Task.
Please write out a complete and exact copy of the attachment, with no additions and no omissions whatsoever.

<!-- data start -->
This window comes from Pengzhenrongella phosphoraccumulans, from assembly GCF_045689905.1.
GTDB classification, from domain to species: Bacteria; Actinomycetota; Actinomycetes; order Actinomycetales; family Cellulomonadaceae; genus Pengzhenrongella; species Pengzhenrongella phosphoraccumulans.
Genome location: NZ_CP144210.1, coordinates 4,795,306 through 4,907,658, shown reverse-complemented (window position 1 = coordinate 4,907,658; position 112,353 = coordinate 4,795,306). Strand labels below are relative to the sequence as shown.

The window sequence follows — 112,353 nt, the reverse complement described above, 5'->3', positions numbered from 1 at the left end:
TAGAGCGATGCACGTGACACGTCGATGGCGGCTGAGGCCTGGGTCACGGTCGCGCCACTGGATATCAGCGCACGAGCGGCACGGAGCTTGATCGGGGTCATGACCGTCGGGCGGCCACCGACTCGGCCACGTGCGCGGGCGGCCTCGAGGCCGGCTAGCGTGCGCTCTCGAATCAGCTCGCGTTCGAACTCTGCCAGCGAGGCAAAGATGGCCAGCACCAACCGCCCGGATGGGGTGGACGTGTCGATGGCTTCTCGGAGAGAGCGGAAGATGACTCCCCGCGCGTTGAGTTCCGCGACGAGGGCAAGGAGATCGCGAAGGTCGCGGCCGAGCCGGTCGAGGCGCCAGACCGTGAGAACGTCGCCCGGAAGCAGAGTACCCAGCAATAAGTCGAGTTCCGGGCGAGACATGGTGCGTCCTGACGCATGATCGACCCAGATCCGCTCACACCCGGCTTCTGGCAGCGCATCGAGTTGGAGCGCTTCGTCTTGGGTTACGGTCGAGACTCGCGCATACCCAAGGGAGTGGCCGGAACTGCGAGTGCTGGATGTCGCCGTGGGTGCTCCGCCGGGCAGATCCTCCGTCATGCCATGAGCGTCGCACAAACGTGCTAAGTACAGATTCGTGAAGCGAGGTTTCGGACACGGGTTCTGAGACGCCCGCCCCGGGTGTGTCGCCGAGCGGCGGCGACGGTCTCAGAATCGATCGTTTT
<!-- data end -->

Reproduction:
This window comes from Pengzhenrongella phosphoraccumulans, from assembly GCF_045689905.1.
GTDB classification, from domain to species: Bacteria; Actinomycetota; Actinomycetes; order Actinomycetales; family Cellulomonadaceae; genus Pengzhenrongella; species Pengzhenrongella phosphoraccumulans.
Genome location: NZ_CP144210.1, coordinates 4,795,306 through 4,907,658, shown reverse-complemented (window position 1 = coordinate 4,907,658; position 112,353 = coordinate 4,795,306). Strand labels below are relative to the sequence as shown.

The window sequence follows — 112,353 nt, the reverse complement described above, 5'->3', positions numbered from 1 at the left end:
TAGAGCGATGCACGTGACACGTCGATGGCGGCTGAGGCCTGGGTCACGGTCGCGCCACTGGATATCAGCGCACGAGCGGCACGGAGCTTGATCGGGGTCATGACCGTCGGGCGGCCACCGACTCGGCCACGTGCGCGGGCGGCCTCGAGGCCGGCTAGCGTGCGCTCTCGAATCAGCTCGCGTTCGAACTCTGCCAGCGAGGCAAAGATGGCCAGCACCAACCGCCCGGATGGGGTGGACGTGTCGATGGCTTCTCGGAGAGAGCGGAAGATGACTCCCCGCGCGTTGAGTTCCGCGACGAGGGCAAGGAGATCGCGAAGGTCGCGGCCGAGCCGGTCGAGGCGCCAGACCGTGAGAACGTCGCCCGGAAGCAGAGTACCCAGCAATAAGTCGAGTTCCGGGCGAGACATGGTGCGTCCTGACGCATGATCGACCCAGATCCGCTCACACCCGGCTTCTGGCAGCGCATCGAGTTGGAGCGCTTCGTCTTGGGTTACGGTCGAGACTCGCGCATACCCAAGGGAGTGGCCGGAACTGCGAGTGCTGGATGTCGCCGTGGGTGCTCCGCCGGGCAGATCCTCCGTCATGCCATGAGCGTCGCACAAACGTGCTAAGTACAGATTCGTGAAGCGAGGTTTCGGACACGGGTTCTGAGACGCCCGCCCCGGGTGTGTCGCCGAGCGGCGGCGACGGTCTCAGAATCGATCGTTTT